Facebook Spying: A Conspiracy Theory?

Facebook is an extremely smart application that is related to our everyday life in many ways. Each of us spends most of the day listing topics on Facebook, friends, stories, etc. Have you ever talked to a friend about a certain product that you want to buy, and immediately after that the same product appeared as an advertisement on your Facebook application? We are sure this has happened to each of you at least once. We also know that this has happened to millions of Facebook app users. From here, the users of this social network started to wonder if Facebook is spying on them and does Facebook listen to their conversations?

Scandals over the Facebook application have been going on for a long time. Facebook app users’ trust has plummeted since the Cambridge Analytica scandal erupted. It was then revealed that Facebook was revealing the personal data of millions of users to this consulting company. This data is then used for political purposes.

Suspicions that social networks such as Instagram and Facebook are using the microphones on our phones to eavesdrop on our conversations and then target ads have long been around. This is how what we said above actually happens, and we’m sure you’ve all experienced it at least once. Facebook executives were questioned about this topic in 2016, but they have consistently denied this claim. When the Senate hearing took place in 2018, Senator Gary Peters questioned Facebook CEO Mark Zuckerberg on the subject. To this Mark Zuckerberg answered categorically and without hesitation with one word: No!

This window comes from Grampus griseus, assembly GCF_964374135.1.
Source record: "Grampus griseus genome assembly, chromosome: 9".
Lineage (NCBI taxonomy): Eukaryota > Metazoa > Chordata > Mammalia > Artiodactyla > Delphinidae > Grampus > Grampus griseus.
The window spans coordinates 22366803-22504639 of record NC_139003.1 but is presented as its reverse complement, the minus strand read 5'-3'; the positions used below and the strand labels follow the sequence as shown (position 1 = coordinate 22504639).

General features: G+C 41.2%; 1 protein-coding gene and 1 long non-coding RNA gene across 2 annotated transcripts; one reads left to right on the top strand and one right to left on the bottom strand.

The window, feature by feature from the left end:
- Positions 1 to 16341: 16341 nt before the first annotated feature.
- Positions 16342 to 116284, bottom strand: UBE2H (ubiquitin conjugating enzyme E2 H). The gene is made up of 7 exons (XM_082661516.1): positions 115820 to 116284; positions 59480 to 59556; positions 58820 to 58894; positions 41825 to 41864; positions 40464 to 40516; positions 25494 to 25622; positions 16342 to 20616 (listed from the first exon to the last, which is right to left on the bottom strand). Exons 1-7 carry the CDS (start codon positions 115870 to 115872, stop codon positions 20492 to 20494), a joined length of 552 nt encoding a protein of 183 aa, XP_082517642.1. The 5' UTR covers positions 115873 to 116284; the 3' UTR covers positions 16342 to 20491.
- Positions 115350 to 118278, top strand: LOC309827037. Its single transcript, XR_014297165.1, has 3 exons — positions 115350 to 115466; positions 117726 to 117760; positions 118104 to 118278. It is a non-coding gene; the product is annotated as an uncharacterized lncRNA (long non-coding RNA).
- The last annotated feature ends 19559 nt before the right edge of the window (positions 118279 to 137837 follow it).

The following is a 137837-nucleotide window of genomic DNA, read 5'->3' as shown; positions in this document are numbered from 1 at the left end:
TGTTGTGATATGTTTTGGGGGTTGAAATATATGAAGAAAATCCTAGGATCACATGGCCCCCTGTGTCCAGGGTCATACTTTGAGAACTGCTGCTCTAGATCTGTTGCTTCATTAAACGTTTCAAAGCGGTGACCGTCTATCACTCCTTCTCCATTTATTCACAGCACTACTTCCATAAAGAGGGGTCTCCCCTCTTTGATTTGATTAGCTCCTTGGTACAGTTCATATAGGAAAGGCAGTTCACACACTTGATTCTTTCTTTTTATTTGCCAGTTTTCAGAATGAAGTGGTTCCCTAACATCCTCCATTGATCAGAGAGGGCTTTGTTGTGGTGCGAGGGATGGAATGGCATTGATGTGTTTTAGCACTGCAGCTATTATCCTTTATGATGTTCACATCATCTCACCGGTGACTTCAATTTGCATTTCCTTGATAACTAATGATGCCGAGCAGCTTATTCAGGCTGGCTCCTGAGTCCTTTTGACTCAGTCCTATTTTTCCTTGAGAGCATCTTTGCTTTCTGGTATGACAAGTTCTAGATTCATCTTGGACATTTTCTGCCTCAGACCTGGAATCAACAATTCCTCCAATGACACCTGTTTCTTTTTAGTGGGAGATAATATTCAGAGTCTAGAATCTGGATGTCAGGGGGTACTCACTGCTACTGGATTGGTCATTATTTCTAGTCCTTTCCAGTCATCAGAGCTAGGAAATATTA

How Does Facebook Target Ads?

You may be sure that Facebook listens to you, but it is not. The methods that Facebook uses to collect data are so sophisticated and complex that literally what you say next appears to you as an ad on Facebook. The methods used by Facebook have not yet been explored, but Brooklyn-based artist Same Lavigne has given his views and explanations on the intersection of technology and society. Each company has its own target group to which it wants to advertise its product or service. For example, the company sets a target group for women over the age of 25 who live in New York, so if you fall into that category you will surely have at least one ad in your activity on Facebook. But that is not all. For example, if you talk to your friend who is also in this category, has already interacted with that ad, and may be a user of that company’s products, then the algorithm used by Facebook sees that you are with that friend and sees the other things you have in common. For example, the common denominator between you and your friend is that you have a pet. Then, for example, while you are with a friend, you post a picture of you and your pets. In this way the algorithm determines your interests and realizes that you may be interested in the product offered by the company, and then with the help of the algorithm you get an ad in your NewsFeed on Facebook. This is a complex and really fast and accurate data collection system, which gives you as a user the feeling that someone is eavesdropping on your conversation.

Facebook isn’t listening to you… But they are tracking you

Every activity you have on your Facebook profile, whether you are browsing a page, putting likes, searching for people or pages, Facebook’s algorithm collects data and other information it needs to store you in the appropriate target group.